As such, behaviors can be reduced to a one or a zero, depending on whether its function was to get something (1) or escape something (0). Even the most complex behaviors can thus be reduced down to simple binary code as the most parsimonious way to describe what is happening.

In ABA, the functions of a behavior are typically described as access/attainment, escape/avoidance, and automatic. Automatic reinforcement speaks to behaviors that address internal drive states, such as physical wellness and emotionality, but even those are based on access/attainment or escape/avoidance. Sensory-seeking and/or sensory-avoidant behaviors are based on automatic reinforcement for someone with sensory processing issues based on their unique neurology, for example.

That leads us to the second key concept of ABA that you need to understand, which is that of reinforcement. A reinforcer is anything that increases the likelihood of an individual engaging in a specific behavior in response to a specific antecedent. If the consequence of the behavior is reinforcing, the individual will continue to engage in it whenever that specific antecedent is presented in order to achieve the reinforcer.

For example, if you get hungry (antecedent) and go put money in a vending machine and push the right buttons (behavior), you will get food (consequence). The function of the behavior is access/attainment of food to satisfy your hunger. It’s pretty simple.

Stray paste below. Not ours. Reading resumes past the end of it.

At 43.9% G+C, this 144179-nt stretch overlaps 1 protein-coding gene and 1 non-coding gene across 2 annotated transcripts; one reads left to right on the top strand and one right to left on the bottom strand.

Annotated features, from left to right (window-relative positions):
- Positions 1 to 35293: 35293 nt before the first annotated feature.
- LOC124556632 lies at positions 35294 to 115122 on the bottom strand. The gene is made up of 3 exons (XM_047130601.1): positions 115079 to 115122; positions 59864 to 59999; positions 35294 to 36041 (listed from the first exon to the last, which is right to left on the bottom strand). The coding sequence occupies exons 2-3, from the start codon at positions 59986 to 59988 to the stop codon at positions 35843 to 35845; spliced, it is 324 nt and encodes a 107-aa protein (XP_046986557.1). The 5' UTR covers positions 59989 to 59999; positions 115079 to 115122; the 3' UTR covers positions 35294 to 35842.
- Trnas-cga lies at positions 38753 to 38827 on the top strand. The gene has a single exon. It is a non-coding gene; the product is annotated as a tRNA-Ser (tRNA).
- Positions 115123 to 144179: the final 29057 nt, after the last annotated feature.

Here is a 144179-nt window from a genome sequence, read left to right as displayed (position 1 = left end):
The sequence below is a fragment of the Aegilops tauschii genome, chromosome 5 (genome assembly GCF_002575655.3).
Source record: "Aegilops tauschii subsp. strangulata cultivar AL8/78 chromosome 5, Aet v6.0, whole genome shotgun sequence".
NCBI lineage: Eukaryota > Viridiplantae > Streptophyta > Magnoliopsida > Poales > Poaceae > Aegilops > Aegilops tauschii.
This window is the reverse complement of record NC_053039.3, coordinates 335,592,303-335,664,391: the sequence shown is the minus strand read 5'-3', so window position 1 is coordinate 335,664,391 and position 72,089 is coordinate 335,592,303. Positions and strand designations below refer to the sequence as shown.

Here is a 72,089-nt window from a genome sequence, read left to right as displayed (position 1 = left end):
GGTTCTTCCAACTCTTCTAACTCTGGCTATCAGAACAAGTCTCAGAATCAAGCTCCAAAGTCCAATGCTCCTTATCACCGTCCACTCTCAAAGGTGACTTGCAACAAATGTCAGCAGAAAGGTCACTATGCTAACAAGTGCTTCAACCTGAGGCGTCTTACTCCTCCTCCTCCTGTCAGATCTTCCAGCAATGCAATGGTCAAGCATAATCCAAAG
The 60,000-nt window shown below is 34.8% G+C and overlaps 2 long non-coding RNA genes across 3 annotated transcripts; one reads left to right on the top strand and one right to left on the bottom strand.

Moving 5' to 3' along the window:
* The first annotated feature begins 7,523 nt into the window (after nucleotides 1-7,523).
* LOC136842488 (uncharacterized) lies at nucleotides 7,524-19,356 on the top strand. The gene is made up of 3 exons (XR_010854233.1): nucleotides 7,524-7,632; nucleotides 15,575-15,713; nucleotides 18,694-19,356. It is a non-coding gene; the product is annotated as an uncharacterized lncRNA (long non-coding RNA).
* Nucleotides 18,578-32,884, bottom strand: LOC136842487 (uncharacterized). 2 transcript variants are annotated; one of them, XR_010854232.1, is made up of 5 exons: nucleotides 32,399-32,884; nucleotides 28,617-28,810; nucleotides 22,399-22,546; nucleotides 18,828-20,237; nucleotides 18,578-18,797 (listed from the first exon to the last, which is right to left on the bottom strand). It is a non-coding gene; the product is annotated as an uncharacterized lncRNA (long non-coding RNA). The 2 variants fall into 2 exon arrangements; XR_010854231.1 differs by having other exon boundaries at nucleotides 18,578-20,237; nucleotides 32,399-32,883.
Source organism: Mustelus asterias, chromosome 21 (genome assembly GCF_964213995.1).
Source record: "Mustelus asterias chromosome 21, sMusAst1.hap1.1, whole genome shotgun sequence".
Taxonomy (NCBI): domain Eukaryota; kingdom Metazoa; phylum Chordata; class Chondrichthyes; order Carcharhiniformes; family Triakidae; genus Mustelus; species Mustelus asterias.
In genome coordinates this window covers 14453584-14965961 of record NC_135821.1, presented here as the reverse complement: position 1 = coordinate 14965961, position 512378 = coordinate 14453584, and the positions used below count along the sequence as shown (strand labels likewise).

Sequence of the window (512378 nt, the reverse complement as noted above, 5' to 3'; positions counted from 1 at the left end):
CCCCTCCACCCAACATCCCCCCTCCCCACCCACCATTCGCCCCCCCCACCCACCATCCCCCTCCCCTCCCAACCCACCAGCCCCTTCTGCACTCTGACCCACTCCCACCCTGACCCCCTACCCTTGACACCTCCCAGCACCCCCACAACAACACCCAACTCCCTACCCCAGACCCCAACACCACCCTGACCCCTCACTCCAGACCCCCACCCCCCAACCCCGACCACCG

Reinforcement can be positive or negative, but these are not judgments of “good” or “bad.” Just as with magnets, the poles of the Earth, and batteries, the terms “positive” and “negative” have specific meanings within ABA that are also frequently misunderstood in special education behavioral interventions. In reality, when it comes to ABA, “positive” means “to present” and “negative” means “to withdraw.”

Positive reinforcement, therefore, is the presentation of something that is likely to reinforce a specific behavior. Negative reinforcement is the removal of something unwanted in order to reinforce a particular behavior. The aforementioned vending machine scenario gives an example of positive reinforcement because food is presented in response to the behavior of putting money into the vending machine and pushing its buttons. Both forms of reinforcement were best explained scientifically back in the early days of behaviorism by B.F. Skinner using what came to be referred to as a “Skinner Box.”